One thing should be pointed out here: the author of this codex is still very much alive. Meaning, we could have a full translation and explanation any day now. But I don't think we will.

From codex seraphinianus




According to Shelley Jackson, author of Patchwork Girl,
"It’s important that it bothers you with the feeling that there is some content that you ought to be able to extract from it in a normal discursive kind of way. It’s meant to appeal to the rational or exegetical urge. It wants to be interpreted but it won’t let you, and it’s very interesting the way it teasingly asks to be read and then refuses. You could see this as a really really elaborate inkblot. It’s never going to completely yield to you in the sense of giving you insight into the artist’s intentions, so it kind of reverts you back on yourself and makes you notice what you’re noticing and notice the associations that you make. It’s a kind of springboard for your own creative musings.”



And I think that's key: your own creative musings. Keep that in mind for a minute.

Several years ago, there was an experiment run by a psychologist named Daniel Simmons. He showed the test subjects a video of groups of guys in black shirts and white shirts, tossing basketballs back and forth to each other on a court. He told the subjects to count the number of times a basketball got passed between the guys in white shirts. Halfway through the video, a gorilla-suited woman walked across the basketball court, and hardly anyone noticed. Why? Because they'd already been told what the important information was. How do you miss a gorilla? By working from a framework that causes your subconscious to discard the presence of the gorilla as unimportant information, before its presence even registers in your subconscious. And this experiment has been repeated many times, in various places, with the same results.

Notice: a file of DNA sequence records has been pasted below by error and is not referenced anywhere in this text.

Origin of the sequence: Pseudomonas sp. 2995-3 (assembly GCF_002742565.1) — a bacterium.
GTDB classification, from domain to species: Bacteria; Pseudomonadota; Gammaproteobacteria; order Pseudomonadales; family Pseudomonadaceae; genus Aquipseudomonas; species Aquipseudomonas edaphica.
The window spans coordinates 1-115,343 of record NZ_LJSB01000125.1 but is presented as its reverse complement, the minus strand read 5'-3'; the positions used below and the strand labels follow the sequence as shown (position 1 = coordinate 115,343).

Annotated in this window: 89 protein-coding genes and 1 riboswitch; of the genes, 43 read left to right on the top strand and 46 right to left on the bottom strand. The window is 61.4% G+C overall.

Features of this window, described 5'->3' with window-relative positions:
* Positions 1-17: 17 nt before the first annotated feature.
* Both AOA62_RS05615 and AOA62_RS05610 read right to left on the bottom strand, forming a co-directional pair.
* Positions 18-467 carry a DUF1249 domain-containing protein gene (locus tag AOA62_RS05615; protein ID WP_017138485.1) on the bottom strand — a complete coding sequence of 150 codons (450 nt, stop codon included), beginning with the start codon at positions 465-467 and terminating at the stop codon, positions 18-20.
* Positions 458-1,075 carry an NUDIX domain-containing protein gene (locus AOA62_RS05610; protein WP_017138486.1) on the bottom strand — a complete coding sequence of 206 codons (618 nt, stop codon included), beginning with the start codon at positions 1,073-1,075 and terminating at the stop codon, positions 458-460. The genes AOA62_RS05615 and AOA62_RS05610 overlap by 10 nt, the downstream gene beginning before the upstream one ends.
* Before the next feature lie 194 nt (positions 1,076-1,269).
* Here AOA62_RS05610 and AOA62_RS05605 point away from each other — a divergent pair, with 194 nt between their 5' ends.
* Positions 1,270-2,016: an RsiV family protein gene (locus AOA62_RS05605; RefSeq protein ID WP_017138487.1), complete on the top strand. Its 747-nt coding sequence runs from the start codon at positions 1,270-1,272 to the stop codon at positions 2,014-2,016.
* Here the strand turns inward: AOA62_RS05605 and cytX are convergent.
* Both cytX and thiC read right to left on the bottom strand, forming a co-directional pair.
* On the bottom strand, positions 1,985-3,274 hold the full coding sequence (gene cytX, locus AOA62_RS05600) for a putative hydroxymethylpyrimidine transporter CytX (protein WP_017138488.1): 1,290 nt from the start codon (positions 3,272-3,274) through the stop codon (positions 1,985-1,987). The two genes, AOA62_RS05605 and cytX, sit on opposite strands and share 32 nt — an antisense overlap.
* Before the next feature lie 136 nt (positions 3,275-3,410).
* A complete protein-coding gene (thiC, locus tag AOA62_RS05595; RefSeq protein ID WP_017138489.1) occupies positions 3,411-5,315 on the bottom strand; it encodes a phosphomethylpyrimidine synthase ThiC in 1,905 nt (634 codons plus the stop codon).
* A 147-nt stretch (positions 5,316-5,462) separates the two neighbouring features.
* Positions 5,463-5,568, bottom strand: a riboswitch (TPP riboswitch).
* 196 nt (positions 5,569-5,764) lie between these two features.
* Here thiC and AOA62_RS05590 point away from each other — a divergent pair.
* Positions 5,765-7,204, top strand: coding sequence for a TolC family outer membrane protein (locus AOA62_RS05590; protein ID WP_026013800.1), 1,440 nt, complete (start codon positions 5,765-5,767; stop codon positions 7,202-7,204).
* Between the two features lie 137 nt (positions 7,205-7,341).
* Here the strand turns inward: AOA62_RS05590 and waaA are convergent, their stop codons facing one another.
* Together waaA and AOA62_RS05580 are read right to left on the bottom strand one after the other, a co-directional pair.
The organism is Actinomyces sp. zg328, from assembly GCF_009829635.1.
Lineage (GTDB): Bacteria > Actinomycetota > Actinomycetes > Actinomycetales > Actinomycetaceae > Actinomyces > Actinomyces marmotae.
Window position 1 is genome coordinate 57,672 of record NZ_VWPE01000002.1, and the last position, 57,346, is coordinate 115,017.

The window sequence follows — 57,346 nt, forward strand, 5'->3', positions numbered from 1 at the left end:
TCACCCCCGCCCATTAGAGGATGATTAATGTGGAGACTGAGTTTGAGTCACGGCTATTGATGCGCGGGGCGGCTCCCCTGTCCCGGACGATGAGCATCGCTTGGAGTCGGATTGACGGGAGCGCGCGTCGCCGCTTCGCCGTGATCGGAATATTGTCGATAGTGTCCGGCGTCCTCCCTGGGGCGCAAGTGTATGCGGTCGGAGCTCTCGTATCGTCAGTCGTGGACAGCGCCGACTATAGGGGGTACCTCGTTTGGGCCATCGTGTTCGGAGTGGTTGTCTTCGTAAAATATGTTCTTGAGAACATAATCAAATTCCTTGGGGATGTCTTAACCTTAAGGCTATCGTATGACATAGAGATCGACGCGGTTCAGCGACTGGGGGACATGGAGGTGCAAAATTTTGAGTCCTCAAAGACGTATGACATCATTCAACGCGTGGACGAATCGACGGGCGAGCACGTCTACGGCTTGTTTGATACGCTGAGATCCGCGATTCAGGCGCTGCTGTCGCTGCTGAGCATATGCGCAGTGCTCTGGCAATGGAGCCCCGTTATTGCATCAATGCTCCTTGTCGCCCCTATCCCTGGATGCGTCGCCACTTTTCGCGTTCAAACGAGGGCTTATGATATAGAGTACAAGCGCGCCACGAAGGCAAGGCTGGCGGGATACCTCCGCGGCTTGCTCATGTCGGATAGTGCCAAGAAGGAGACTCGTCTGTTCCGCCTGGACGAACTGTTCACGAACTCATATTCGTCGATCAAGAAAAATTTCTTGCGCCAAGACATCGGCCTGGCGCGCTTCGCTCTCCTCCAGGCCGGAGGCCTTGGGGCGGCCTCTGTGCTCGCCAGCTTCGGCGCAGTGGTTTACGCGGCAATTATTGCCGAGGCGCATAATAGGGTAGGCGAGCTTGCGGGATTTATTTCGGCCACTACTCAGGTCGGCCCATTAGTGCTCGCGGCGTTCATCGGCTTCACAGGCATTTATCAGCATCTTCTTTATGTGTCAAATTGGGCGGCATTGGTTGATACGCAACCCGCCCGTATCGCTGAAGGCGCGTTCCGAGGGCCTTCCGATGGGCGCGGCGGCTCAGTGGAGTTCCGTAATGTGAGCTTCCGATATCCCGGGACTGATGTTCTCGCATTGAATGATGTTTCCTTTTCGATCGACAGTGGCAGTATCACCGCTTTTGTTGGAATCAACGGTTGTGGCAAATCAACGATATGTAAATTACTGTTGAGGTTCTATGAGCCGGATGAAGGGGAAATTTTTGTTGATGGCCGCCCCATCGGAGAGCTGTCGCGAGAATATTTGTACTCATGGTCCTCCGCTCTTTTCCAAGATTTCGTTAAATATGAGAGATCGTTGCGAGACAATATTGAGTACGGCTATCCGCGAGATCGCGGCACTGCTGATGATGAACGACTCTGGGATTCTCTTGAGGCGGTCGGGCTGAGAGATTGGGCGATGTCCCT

So I'm going to end here by pointing you back to the Foucault quote in my sidebar, where he refers to an excerpt of another Borges work, these quotes together reminding me of the importance of exposing yourself to as many outlandish and impossible modes of thinking as possible, and as often as possible, in order to erase more and more of the boundaries and limitations on your own system of thought, and thus your own ability to see all the gorillas that might be passing in front of you.

The Codex Seraphinianus is today's offering.


Note: YouTube user shivabel has uploaded this lovely, generous video of a large excerpt from the Codex Seraphinianus, showing you many, many more of the fantastic illustrations. The video is set to music by Penguin Cafe Orchestra: